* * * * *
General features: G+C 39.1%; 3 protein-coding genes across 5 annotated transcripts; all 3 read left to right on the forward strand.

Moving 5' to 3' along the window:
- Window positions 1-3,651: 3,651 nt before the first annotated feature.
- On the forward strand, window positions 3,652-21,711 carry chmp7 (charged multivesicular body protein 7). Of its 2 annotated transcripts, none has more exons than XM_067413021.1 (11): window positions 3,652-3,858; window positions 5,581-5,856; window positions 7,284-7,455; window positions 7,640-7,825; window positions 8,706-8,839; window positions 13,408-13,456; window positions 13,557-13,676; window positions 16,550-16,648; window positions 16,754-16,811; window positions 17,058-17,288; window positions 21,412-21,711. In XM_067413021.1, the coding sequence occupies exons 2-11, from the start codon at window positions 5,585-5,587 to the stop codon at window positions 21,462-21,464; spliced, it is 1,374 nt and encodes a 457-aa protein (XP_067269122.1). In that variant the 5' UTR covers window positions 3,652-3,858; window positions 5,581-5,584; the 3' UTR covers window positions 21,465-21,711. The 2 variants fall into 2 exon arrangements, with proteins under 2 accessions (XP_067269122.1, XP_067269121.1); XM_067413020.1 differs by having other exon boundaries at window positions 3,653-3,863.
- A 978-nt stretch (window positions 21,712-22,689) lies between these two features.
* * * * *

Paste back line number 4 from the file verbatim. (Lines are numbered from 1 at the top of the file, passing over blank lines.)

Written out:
- On the forward strand, window positions 3,652-21,711 carry chmp7 (charged multivesicular body protein 7). Of its 2 annotated transcripts, none has more exons than XM_067413021.1 (11): window positions 3,652-3,858; window positions 5,581-5,856; window positions 7,284-7,455; window positions 7,640-7,825; window positions 8,706-8,839; window positions 13,408-13,456; window positions 13,557-13,676; window positions 16,550-16,648; window positions 16,754-16,811; window positions 17,058-17,288; window positions 21,412-21,711. In XM_067413021.1, the coding sequence occupies exons 2-11, from the start codon at window positions 5,585-5,587 to the stop codon at window positions 21,462-21,464; spliced, it is 1,374 nt and encodes a 457-aa protein (XP_067269122.1). In that variant the 5' UTR covers window positions 3,652-3,858; window positions 5,581-5,584; the 3' UTR covers window positions 21,465-21,711. The 2 variants fall into 2 exon arrangements, with proteins under 2 accessions (XP_067269122.1, XP_067269121.1); XM_067413020.1 differs by having other exon boundaries at window positions 3,653-3,863.